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Ἓν οἶδα, ὅτι οὐδὲν οἶδα –> I know only one thing, that I know nothing | all I know is that I know nothing.
Diogenes Laertius, Lives of the Philosophers, Book 2 sec. 32.

Latin > English (Lewis & Short)

ăbĭtus: ūs, m. abeo,
I a going away, departure.
I Lit., in abstr. (class.): cum videam miserum hunc tam excruciarier ejus abitu, Ter. Heaut. 3, 1, 5; 4, 4, 24; Lucr. 1, 457 and 677; * Cic. Verr. 2, 3, 54, § 125; Plin. 18, 31, 74, § 311 al.—
II Transf., in concr., the place through which one goes, the outlet, place of egress (as aditus, of entrance): omnemque abitum custode coronant, they surround the outlet with guards, Verg. A. 9, 380; so in plur.: circumjecta vehicula sepserant abitus, barricaded the passages out, Tac. A. 14, 37.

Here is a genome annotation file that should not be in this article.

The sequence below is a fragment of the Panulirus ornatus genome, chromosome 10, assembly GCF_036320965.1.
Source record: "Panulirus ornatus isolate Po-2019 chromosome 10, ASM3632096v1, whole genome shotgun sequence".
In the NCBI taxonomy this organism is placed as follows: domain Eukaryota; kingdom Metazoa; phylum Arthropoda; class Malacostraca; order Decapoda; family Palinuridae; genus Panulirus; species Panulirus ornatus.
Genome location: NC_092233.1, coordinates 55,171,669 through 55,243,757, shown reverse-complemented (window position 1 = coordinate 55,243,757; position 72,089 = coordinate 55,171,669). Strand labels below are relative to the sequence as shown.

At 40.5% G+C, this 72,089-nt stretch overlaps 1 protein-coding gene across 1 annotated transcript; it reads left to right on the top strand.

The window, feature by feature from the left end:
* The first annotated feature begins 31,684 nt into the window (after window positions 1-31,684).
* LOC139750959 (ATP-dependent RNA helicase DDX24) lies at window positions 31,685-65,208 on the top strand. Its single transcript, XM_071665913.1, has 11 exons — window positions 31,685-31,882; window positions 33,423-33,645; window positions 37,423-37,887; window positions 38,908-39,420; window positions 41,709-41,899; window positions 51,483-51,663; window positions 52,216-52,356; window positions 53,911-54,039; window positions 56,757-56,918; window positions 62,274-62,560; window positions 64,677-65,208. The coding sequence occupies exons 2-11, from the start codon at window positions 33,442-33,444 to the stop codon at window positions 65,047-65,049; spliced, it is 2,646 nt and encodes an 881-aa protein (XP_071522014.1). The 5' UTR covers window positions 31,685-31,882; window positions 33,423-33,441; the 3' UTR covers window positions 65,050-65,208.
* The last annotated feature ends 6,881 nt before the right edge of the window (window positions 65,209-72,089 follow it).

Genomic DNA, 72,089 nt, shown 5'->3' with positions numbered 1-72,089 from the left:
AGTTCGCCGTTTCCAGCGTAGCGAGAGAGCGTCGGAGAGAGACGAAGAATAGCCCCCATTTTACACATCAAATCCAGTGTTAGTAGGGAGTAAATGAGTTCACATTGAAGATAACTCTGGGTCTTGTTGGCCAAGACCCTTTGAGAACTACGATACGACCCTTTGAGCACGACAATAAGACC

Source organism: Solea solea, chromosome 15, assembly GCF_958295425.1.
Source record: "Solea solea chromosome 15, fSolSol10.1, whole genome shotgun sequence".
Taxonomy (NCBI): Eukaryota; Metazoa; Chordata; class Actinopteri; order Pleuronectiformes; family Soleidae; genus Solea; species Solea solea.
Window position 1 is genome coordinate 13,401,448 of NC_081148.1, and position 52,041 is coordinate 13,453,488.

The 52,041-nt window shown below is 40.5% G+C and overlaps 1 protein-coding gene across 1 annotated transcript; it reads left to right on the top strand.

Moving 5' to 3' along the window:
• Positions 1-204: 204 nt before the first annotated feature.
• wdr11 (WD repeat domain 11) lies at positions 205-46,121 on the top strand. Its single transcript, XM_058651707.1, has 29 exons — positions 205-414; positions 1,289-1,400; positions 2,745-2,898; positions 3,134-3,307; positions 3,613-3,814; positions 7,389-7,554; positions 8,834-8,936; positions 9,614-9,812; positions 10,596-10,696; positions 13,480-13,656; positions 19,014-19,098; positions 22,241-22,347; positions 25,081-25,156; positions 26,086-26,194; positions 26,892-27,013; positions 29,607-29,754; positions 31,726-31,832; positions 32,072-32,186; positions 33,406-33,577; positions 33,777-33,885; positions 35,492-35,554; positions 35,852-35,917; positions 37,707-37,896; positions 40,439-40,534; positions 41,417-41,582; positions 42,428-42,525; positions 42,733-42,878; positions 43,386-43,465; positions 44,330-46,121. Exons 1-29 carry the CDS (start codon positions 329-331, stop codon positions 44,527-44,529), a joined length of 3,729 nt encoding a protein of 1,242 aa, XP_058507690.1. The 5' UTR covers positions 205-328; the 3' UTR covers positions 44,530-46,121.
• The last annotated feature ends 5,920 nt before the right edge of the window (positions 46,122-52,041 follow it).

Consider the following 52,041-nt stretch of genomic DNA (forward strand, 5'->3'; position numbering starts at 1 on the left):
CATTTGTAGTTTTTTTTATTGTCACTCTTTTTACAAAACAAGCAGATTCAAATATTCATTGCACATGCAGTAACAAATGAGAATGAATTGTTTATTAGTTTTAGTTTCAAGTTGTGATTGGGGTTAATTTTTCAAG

Latin > French (Gaffiot)

ăbĭtŭs,¹³ ūs, m.
1 départ, éloignement : Pl. Amph. 641 ; Cic. Verr. 2, 3, 125
2 issue, sortie : Virg. En. 9, 380 ; Tac. Ann. 14, 37.

Latin > German (Georges)

abitus, ūs, m. (abeo), I) der Fort-, Weggang, der Abzug, die Abreise (Ggstz. adventus), eius, Ter.: post abitum huius, Cic.: abitus hirundinum, Plin.: abitus retro, Rückzug, Sil. – insbes., der Rückzug, abitus (Genet.) causae, Sil.: abitus optatus, Sil. – II) meton., der Ausgang (als Ort), Verg.: Plur., Tac.

Latin > English

abitus abitus N M :: departure, removal; going away; way out, exit, outlet, passage out, egress